Egypt's outgoing antiquities chief warns heritage is at risk … As he steps down, Zahi Hawass (left) says country's unique archaeological sites are underprotected. Whoever saves Egypt's endangered antiquities, it will not be Zahi Hawass. The larger-than-life Egyptologist has been in charge of the country's archaeological heritage for almost a decade. But he stepped down at the weekend, warning that police are not protecting the sites and that looting has escalated. Hawass had been Secretary General of the Supreme Council of Antiquities (SCA), the body responsible for Egypt's archaeological sites and artefacts, since 2002. On 31 January, Egypt's then-president Hosni Mubarak transformed the SCA into a government department, with Hawass as its minister. Hawass told Nature that his sudden departure is a protest at the new government's lack of action on the looting. "I hope that my resignation will encourage the government to do something about this and encourage the international community to put pressure on." – Nature.com
Dominant Social Theme: A concerned man sounds the alarm.
Free-Market Analysis: One of the great things about the Egyptian revolution – other than the removal of the Mubarak regime itself – is the end of Zahi Hawass' tenure as Secretary General of the Supreme Council of Antiquities. In the last decade anyway and maybe for longer no program on Egyptian antiquities was safe from his bumptious, breathy presence and the fulsomeness of his praise for the political establishment – and endless procession of Pharonic nobility – of ancient Egypt.
There was never in any of his presentations the slightest deviation from accepted wisdom. One could count on Hawass to endlessly celebrate the glories of Egypt's dynasties with the most mundane – and cautious – frame-of-reference and to make sure that viewers identified him personally with every single discovery of note. His overbearing presence was in fact resented throughout the Egyptian archeological community and when his patron and mentor Mubarak lost his grip, Hawass became the target of protests.
The initial griping having to do with Hawass had to do with his covering up the actual gravity of the acts of vandalism at the Cairo museum. He claimed for more than a week that no items were stolen and few were damaged; it later turned out that many ancient artifacts had in fact been stolen and that he had purposefully minimized the problems. Perhaps for this reason Hawass is now being especially strident about the vandalism that is continuing to occur, not just in museums but nationwide.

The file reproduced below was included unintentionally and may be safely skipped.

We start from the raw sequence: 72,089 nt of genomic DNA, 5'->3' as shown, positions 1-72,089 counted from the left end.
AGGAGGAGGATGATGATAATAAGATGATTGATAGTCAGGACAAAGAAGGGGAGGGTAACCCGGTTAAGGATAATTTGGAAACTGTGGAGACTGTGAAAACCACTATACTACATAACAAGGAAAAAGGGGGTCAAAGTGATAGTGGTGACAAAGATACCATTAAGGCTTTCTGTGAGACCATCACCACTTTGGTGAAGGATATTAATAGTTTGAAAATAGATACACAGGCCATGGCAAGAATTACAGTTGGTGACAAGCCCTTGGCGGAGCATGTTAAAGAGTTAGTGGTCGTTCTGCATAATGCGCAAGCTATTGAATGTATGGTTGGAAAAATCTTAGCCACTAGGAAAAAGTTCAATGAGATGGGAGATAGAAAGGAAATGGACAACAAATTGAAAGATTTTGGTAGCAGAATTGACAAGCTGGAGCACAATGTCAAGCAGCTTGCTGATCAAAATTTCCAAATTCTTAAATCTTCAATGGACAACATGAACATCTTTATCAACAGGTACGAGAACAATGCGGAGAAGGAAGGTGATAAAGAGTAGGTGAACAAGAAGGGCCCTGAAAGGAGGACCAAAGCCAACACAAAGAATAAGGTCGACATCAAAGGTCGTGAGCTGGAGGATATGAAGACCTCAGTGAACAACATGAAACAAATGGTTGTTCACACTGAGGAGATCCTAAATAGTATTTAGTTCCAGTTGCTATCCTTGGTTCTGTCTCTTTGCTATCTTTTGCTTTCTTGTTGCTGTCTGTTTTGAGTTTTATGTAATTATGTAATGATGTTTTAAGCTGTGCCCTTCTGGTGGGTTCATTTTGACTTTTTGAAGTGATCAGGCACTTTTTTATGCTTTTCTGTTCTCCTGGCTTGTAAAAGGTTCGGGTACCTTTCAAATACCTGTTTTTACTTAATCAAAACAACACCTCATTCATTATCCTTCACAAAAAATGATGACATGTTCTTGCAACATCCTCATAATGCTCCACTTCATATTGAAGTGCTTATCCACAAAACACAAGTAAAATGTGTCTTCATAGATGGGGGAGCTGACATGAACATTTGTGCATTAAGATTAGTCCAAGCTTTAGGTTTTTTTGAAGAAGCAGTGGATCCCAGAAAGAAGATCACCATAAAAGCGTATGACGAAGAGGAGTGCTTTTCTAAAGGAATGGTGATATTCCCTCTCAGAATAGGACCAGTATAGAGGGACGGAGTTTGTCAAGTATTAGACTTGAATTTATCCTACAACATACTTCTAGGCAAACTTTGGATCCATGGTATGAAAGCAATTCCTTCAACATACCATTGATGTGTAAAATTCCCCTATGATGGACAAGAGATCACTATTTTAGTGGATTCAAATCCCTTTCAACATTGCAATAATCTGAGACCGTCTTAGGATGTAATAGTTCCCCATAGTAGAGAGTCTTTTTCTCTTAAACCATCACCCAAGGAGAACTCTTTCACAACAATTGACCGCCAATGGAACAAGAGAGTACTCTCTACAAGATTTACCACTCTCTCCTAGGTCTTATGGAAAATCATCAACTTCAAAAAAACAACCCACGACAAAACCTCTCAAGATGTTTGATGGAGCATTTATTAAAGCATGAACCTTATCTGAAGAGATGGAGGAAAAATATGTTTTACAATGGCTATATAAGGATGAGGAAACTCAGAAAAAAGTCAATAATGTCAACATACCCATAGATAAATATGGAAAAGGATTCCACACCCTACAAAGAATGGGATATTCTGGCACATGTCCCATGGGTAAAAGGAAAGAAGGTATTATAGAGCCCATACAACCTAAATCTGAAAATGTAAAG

The protests against him, meanwhile, have borne fruit, as he is stepping down – or so he currently maintains – and not just amidst accusations that he covered up the full gravity of looting. The complaints against him are various; chief among them are accusations that he constantly took credit for the discoveries of others and that his narrow view of what constituted Egyptian archeology has generally retarded the growth of scholarship.
Thanks to the Internet, much has emerged about Egyptology, not just its triumphs but also its lacunae. There is certainly serious evidence that Egyptians used rudimentary power tools and even light bulbs to illuminate the inner darkness of their tombs. There is a great deal of controversy over the age of the pyramids themselves and even if they were actually constructed as tombs.
Ancient Egyptian Royalty were buried in separate valleys and there is apparently no evidence that Pharonic remains ever occupied the pyramids. The elaborate hieroglyphs that decorate Egyptian tombs are entirely lacking in the pyramids as are even the faintest hints of identifying marks regarding the identification of the interred individual. They Egyptians were inveterate record-keepers but there are apparently few if any records of the three largest pyramids' construction. In other words, they do not conform to any of the criteria that have seemingly been established for ancient Egyptian burial sites.
There are a good many questions that have been raised about the mysterious Sphinx as well, including the reason for its severe weathering, which seem to be the product of a far wetter Egypt than that which existed when the Sphinx was supposedly carved and the presence of underground corridors that have never been formally confirmed. There are theories as well that the Sphinx was an entirely different statue and was recarved later on. The beard of the Sphinx was apparently an add-on.
One can multiply these observations by a thousand or ten thousand as Egyptology is a very active field and there are all sorts of theories – some mainstream and some not – regarding an ancient culture that has fascinated the world. Not much of this, however, if any, was ever dealt with by Howass. His job apparently was to enforce the most technically rigid and conservative view of ancient Egypt within the bounds of "acceptable" archeology.